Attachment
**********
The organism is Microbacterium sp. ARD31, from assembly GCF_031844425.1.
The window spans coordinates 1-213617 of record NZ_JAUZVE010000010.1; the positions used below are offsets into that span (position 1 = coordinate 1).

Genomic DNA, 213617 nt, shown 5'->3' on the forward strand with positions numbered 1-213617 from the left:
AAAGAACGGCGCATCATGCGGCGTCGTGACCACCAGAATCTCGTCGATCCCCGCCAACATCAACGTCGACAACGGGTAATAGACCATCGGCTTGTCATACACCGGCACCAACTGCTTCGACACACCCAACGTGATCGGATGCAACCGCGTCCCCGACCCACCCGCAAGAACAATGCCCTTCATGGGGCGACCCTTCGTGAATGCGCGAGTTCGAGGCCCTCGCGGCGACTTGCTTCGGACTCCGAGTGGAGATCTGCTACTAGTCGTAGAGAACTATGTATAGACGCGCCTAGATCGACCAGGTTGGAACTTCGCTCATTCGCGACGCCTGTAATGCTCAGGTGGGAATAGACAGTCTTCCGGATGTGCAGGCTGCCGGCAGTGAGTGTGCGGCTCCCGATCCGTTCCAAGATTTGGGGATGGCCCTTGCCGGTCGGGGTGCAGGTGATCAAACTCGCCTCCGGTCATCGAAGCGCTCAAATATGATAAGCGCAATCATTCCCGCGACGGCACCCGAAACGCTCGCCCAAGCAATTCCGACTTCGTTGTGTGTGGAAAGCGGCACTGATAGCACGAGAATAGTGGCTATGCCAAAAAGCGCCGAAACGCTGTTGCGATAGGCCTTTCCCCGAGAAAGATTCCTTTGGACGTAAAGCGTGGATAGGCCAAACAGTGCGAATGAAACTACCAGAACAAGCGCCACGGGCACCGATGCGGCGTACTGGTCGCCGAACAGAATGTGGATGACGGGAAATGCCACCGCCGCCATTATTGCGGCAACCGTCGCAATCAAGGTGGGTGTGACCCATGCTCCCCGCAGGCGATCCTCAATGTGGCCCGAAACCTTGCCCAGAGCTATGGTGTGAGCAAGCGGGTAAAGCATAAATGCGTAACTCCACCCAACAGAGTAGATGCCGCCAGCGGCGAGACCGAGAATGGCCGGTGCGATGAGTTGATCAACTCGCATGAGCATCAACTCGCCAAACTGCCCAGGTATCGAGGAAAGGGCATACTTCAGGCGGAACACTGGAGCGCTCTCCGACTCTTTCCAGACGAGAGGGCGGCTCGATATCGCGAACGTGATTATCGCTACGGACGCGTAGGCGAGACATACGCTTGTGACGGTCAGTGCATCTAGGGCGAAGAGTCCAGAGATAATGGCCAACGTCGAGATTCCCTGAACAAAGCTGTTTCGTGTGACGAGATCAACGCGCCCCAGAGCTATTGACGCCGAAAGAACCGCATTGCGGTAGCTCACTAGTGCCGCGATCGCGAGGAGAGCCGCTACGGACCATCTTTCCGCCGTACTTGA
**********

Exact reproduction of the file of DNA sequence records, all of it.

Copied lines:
The organism is Microbacterium sp. ARD31, from assembly GCF_031844425.1.
The window spans coordinates 1-213617 of record NZ_JAUZVE010000010.1; the positions used below are offsets into that span (position 1 = coordinate 1).

Genomic DNA, 213617 nt, shown 5'->3' on the forward strand with positions numbered 1-213617 from the left:
AAAGAACGGCGCATCATGCGGCGTCGTGACCACCAGAATCTCGTCGATCCCCGCCAACATCAACGTCGACAACGGGTAATAGACCATCGGCTTGTCATACACCGGCACCAACTGCTTCGACACACCCAACGTGATCGGATGCAACCGCGTCCCCGACCCACCCGCAAGAACAATGCCCTTCATGGGGCGACCCTTCGTGAATGCGCGAGTTCGAGGCCCTCGCGGCGACTTGCTTCGGACTCCGAGTGGAGATCTGCTACTAGTCGTAGAGAACTATGTATAGACGCGCCTAGATCGACCAGGTTGGAACTTCGCTCATTCGCGACGCCTGTAATGCTCAGGTGGGAATAGACAGTCTTCCGGATGTGCAGGCTGCCGGCAGTGAGTGTGCGGCTCCCGATCCGTTCCAAGATTTGGGGATGGCCCTTGCCGGTCGGGGTGCAGGTGATCAAACTCGCCTCCGGTCATCGAAGCGCTCAAATATGATAAGCGCAATCATTCCCGCGACGGCACCCGAAACGCTCGCCCAAGCAATTCCGACTTCGTTGTGTGTGGAAAGCGGCACTGATAGCACGAGAATAGTGGCTATGCCAAAAAGCGCCGAAACGCTGTTGCGATAGGCCTTTCCCCGAGAAAGATTCCTTTGGACGTAAAGCGTGGATAGGCCAAACAGTGCGAATGAAACTACCAGAACAAGCGCCACGGGCACCGATGCGGCGTACTGGTCGCCGAACAGAATGTGGATGACGGGAAATGCCACCGCCGCCATTATTGCGGCAACCGTCGCAATCAAGGTGGGTGTGACCCATGCTCCCCGCAGGCGATCCTCAATGTGGCCCGAAACCTTGCCCAGAGCTATGGTGTGAGCAAGCGGGTAAAGCATAAATGCGTAACTCCACCCAACAGAGTAGATGCCGCCAGCGGCGAGACCGAGAATGGCCGGTGCGATGAGTTGATCAACTCGCATGAGCATCAACTCGCCAAACTGCCCAGGTATCGAGGAAAGGGCATACTTCAGGCGGAACACTGGAGCGCTCTCCGACTCTTTCCAGACGAGAGGGCGGCTCGATATCGCGAACGTGATTATCGCTACGGACGCGTAGGCGAGACATACGCTTGTGACGGTCAGTGCATCTAGGGCGAAGAGTCCAGAGATAATGGCCAACGTCGAGATTCCCTGAACAAAGCTGTTTCGTGTGACGAGATCAACGCGCCCCAGAGCTATTGACGCCGAAAGAACCGCATTGCGGTAGCTCACTAGTGCCGCGATCGCGAGGAGAGCCGCTACGGACCATCTTTCCGCCGTACTTGA